First and foremost, the IPython Notebook is an interactive environment for writing and running code. IPython is capable of running code in a wide range of languages. However, this notebook, and the default kernel in IPython 2.0, runs Python code.
Run a code cell using
Shift-Enter or pressing the button in the toolbar above:
a = 10
There are two other keyboard shortcuts for running code:
Alt-Enterruns the current cell and inserts a new one below.
Ctrl-Enterrun the current cell and enters command mode.
Code is run in a separate process called the IPython Kernel. The Kernel can be interrupted or restarted. Try running the following cell and then hit the button in the toolbar above.
import time time.sleep(10)
If the Kernel dies you will be prompted to restart it. Here we call the low-level system libc.time routine with the wrong argument via ctypes to segfault the Python interpreter:
import sys from ctypes import CDLL # This will crash a Linux or Mac system # equivalent calls can be made on Windows dll = 'dylib' if sys.platform == 'darwin' else 'so.6' libc = CDLL("libc.%s" % dll) libc.time(-1) # BOOM!!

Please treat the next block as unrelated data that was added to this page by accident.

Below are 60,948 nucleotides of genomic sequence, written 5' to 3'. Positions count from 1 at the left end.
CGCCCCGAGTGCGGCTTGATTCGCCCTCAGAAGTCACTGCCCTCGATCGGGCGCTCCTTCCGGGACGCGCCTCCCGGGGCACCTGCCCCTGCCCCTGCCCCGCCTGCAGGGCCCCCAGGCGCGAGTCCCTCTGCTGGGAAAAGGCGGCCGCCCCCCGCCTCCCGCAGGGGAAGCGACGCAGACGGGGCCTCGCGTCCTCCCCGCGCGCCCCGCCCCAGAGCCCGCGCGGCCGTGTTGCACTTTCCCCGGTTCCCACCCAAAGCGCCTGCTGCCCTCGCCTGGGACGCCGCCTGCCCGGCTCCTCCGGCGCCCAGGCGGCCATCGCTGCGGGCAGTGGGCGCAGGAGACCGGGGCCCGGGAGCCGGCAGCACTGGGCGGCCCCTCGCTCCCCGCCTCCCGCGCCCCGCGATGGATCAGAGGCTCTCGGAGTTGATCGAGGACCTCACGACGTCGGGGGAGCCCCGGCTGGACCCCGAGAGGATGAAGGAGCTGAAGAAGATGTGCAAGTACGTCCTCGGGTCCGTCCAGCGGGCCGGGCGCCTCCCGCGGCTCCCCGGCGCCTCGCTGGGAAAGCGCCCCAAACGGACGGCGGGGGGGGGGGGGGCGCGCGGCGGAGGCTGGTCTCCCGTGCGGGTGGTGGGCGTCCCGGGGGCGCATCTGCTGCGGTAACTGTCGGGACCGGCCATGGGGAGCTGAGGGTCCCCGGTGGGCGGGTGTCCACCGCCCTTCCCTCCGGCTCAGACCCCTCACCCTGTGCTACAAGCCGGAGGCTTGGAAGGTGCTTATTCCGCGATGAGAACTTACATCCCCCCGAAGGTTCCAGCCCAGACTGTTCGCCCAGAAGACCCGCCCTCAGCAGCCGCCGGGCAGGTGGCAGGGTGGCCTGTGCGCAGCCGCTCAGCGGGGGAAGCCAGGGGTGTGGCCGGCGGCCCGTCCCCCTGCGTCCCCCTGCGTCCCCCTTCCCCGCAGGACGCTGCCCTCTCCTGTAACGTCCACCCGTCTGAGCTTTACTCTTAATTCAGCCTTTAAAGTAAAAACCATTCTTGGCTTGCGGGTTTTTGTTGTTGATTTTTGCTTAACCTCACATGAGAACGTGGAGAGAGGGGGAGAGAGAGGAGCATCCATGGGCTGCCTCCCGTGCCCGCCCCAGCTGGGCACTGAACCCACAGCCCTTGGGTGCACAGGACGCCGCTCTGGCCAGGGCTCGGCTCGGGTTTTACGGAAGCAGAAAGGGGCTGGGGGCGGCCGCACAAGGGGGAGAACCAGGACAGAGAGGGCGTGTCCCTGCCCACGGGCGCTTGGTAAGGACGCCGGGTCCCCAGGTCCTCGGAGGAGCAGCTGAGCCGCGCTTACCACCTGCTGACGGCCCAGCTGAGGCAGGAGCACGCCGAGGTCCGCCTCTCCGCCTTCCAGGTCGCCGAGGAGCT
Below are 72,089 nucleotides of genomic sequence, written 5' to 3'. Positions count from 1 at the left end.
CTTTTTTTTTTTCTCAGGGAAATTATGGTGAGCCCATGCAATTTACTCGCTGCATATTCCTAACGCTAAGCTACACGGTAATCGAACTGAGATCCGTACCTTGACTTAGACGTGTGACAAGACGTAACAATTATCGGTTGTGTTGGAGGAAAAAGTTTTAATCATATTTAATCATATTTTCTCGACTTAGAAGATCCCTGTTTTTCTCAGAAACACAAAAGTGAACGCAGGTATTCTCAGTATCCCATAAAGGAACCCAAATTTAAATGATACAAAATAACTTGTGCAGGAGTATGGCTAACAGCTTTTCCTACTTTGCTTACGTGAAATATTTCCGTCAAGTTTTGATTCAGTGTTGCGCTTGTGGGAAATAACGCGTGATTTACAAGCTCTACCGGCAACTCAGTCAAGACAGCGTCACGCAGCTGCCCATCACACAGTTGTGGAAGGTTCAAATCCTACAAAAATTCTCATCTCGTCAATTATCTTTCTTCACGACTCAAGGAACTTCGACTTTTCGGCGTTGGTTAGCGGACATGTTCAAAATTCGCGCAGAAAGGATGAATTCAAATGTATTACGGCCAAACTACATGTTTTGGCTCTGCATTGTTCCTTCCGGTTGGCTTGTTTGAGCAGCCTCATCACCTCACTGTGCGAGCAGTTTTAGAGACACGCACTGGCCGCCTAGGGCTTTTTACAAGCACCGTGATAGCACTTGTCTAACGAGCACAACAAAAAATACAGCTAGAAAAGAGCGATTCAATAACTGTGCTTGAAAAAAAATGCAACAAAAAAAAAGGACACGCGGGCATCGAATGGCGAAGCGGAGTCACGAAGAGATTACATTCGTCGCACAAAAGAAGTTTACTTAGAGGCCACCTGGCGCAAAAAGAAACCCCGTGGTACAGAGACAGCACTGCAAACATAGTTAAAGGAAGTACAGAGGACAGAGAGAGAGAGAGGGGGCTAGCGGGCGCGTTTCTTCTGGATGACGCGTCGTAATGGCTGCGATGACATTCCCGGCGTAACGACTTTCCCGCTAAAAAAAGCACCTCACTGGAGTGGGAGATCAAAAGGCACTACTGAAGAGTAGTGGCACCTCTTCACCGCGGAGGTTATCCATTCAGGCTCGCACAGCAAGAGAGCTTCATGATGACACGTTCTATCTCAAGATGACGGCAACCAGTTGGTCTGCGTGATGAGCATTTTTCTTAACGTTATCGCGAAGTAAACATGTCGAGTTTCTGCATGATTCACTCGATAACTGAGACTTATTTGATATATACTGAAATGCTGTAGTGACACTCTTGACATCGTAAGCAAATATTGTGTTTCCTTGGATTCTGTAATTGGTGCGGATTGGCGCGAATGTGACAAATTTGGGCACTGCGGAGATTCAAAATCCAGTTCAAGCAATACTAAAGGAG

The "Cell" menu has a number of menu items for running code in different ways. These includes:
The kernel maintains the state of a notebook's computations. You can reset this state by restarting the kernel. This is done by clicking on the in the toolbar above.
The stdout and stderr streams are displayed as text in the output area.
from __future__ import print_function print('hi, stderr', file=sys.stderr)
All output is displayed asynchronously as it is generated in the Kernel. If you execute the next cell, you will see the output one piece at a time, not all at the end.
import time, sys for i in range(8): print(i) time.sleep(0.5)
To better handle large outputs, the output area can be collapsed. Run the following cell and then single- or double- click on the active area to the left of the output:
for i in range(50): print(i)
Beyond a certain point, output will scroll automatically:
for i in range(500): print(2**i - 1)